I know I’ve reviewed Radiohead to death on this site, but there’s a reason for that. I listened to this band so much my freshman year of college (and a lot beyond as well) that I’m sure they have become a permanent part of my soul. I don’t know how healthy that is, but that sounds about right to me. It’s even to the point that you can quote one line from just about any of their songs (exluding B-sides) and I would probably be able to tell you not only what song it is, but a lot about that particular song and what exactly it means to me. Each song or album evokes a very distinct feeling/thought process within me and makes me all misty-eyed if I don’t stop myself. It’s kind of weird, and even freaks me out a bit writing about it.

But anyway, tangent. I don’t know how many times I’ve listened to this album. Well over a hundred. And listening to each song evokes a certain feeling of sadness in me, for some reason. Something  sublime and completely indescribable. This is Radiohead beginning at their best. The sadness, I guess, comes from such bleak lyrics as “Everything is/broken, Everyone is/broken,” “I want to live, breathe, I want to be part of the human race.” And those are just the first two songs. I don’t want to say it’s depressing. Unlike other music that truly is depressing, Radiohead somehow transcends that. I really don’t know what magic allows it do that, and if I did, I guess it really wouldn’t be magic.

And of course, there’s “Fake Plastic Trees,” “My Iron Lung,” and “Street Spirit,” the latter being one of the main reasons I picked up a guitar. “Immerse your soul in love,” to this day, has to be one of my all time favorite song lyrics, and also a very good philosophy on life.

Well, I haven’t written on this blog for a while, so my writing feels a bit sloppy. But oh well. I love this band. I love this album. The end. Get it now if you don’t have it.

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Muse – Showbiz

Wednesday, March 31, 2010

Showbiz (1999)

This is early Muse. Muse, before they delved into the dancey depths of despair, known as Black Holes and Revelations and The Resistance.

Now Showbiz isn’t Muse’s greatest effort, either. But it is a great effort. From “Sunburn” to “Unintended,” this album is pretty solid. That unfortunately is the extent of the good tracks on here (although I’m partial to “Escape”).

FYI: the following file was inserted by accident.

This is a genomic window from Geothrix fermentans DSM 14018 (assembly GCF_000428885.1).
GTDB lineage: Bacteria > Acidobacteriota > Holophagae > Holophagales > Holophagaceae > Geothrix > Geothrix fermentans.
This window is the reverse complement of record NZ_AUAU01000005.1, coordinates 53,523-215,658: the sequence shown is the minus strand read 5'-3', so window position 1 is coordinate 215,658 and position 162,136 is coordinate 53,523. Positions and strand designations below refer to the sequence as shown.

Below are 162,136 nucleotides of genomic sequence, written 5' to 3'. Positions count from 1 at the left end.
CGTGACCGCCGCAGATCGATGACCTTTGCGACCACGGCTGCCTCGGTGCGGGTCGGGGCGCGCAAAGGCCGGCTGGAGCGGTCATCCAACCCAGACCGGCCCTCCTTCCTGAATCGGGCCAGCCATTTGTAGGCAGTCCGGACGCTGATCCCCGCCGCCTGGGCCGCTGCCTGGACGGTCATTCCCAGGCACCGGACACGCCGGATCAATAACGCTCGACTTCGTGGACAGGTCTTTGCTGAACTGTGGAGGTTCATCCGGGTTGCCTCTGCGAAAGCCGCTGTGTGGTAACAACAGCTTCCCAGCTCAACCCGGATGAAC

For Muse fans who are only turned on to their later output, or have figured this one isn’t worth picking up, hopefully I can change your mind. Muse is just a fun band, whatever era of theirs you pick. Even though I just bashed their last two releases, there’s still much to like about them.

The best moments of Showbiz soar into a stunning fusion of masterful piano and progressive alternative. Also soaring is Matthew Bellamy’s falsetto – which is entertaining in itself to listen to, although I’ve heard of people who find it very annoying.

Though good, Showbiz is far from being the most interesting Muse album. What interest it does hold only lasts for a short while. There are a few stellar tracks – “Sunburn,” “Muscle Museum,” “Cave,” and “Showbiz” come to mind – the last more for its extreme passion, intensity, and lack of control than anything else, which is guaranteed to get your heart pumping.

But Muse at this time is a band of great potential, still finding their voice and niche. They eventually found that it in Origin of Symmetry. But in Showbiz, you can catch shadows of the greatness to come. On the better tracks, you’ll be rocking as hard as you would to either “Citizen Erased,” “Micro Cuts,” or “Stockholm Syndrome.”

Well, almost as hard. Showbiz is a debut, after all, and it’s rare for a band to knock it out of the park on the first try. Or if they do knock it out of the park, they end up striking out every other time. But for a debut, Showbiz is great, hinting that the best was yet to come.

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Porcupine Tree Signify

Sunday, March 28, 2010

Signify (1996)

Last winter, I listened to a lot of Porcupine Tree. I listened to, for the first time, Signify, Lightbulb Sun, and Stupid Dream. Of these, I probably like Signify the best.

I always remember winter when I listen to Signify, mostly because it was the default as I drove to work each day in ice and snow. And it is a suiting winter album.

I think and feel several things when I listen to Signify. The themes are usually bleak, dealing with disconnect and numbness. The lyrics ask haunting questions, such as “Where will be when the future comes?” It expresses discontent and anger toward religion and those use it for power, perhaps even outrightly condemning religion itself.